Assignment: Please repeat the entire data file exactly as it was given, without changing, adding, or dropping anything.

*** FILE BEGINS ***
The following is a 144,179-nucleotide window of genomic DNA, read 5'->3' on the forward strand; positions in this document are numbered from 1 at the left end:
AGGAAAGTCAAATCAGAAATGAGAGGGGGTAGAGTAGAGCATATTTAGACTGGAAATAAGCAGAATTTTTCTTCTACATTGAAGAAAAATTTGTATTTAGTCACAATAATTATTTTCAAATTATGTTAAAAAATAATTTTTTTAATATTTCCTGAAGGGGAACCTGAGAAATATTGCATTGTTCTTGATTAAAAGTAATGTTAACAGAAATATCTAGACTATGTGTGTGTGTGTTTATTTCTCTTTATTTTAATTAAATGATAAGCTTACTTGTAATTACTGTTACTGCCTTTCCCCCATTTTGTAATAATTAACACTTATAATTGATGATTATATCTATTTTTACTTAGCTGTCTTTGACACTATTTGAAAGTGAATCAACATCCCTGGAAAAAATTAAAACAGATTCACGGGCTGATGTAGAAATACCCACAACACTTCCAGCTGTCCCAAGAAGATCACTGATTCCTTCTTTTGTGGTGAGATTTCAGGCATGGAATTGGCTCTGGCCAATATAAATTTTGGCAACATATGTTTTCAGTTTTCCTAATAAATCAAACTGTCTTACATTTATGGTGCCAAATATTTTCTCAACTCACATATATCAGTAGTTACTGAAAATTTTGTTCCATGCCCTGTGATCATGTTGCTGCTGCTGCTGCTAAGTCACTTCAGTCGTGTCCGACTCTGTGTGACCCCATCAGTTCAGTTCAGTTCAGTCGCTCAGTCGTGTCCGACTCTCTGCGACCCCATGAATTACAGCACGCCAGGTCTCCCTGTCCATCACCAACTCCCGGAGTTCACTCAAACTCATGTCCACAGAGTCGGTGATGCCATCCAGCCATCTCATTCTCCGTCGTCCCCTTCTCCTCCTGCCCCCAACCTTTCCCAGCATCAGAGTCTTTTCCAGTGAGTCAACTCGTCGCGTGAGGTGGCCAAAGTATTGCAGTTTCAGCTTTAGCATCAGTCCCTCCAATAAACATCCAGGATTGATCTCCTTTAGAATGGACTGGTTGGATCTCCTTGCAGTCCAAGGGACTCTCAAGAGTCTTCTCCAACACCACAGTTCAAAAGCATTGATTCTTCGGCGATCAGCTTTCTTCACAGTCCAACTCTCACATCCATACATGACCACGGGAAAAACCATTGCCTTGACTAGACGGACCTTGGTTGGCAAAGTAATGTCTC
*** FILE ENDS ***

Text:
The following is a 144,179-nucleotide window of genomic DNA, read 5'->3' on the forward strand; positions in this document are numbered from 1 at the left end:
AGGAAAGTCAAATCAGAAATGAGAGGGGGTAGAGTAGAGCATATTTAGACTGGAAATAAGCAGAATTTTTCTTCTACATTGAAGAAAAATTTGTATTTAGTCACAATAATTATTTTCAAATTATGTTAAAAAATAATTTTTTTAATATTTCCTGAAGGGGAACCTGAGAAATATTGCATTGTTCTTGATTAAAAGTAATGTTAACAGAAATATCTAGACTATGTGTGTGTGTGTTTATTTCTCTTTATTTTAATTAAATGATAAGCTTACTTGTAATTACTGTTACTGCCTTTCCCCCATTTTGTAATAATTAACACTTATAATTGATGATTATATCTATTTTTACTTAGCTGTCTTTGACACTATTTGAAAGTGAATCAACATCCCTGGAAAAAATTAAAACAGATTCACGGGCTGATGTAGAAATACCCACAACACTTCCAGCTGTCCCAAGAAGATCACTGATTCCTTCTTTTGTGGTGAGATTTCAGGCATGGAATTGGCTCTGGCCAATATAAATTTTGGCAACATATGTTTTCAGTTTTCCTAATAAATCAAACTGTCTTACATTTATGGTGCCAAATATTTTCTCAACTCACATATATCAGTAGTTACTGAAAATTTTGTTCCATGCCCTGTGATCATGTTGCTGCTGCTGCTGCTAAGTCACTTCAGTCGTGTCCGACTCTGTGTGACCCCATCAGTTCAGTTCAGTTCAGTCGCTCAGTCGTGTCCGACTCTCTGCGACCCCATGAATTACAGCACGCCAGGTCTCCCTGTCCATCACCAACTCCCGGAGTTCACTCAAACTCATGTCCACAGAGTCGGTGATGCCATCCAGCCATCTCATTCTCCGTCGTCCCCTTCTCCTCCTGCCCCCAACCTTTCCCAGCATCAGAGTCTTTTCCAGTGAGTCAACTCGTCGCGTGAGGTGGCCAAAGTATTGCAGTTTCAGCTTTAGCATCAGTCCCTCCAATAAACATCCAGGATTGATCTCCTTTAGAATGGACTGGTTGGATCTCCTTGCAGTCCAAGGGACTCTCAAGAGTCTTCTCCAACACCACAGTTCAAAAGCATTGATTCTTCGGCGATCAGCTTTCTTCACAGTCCAACTCTCACATCCATACATGACCACGGGAAAAACCATTGCCTTGACTAGACGGACCTTGGTTGGCAAAGTAATGTCTC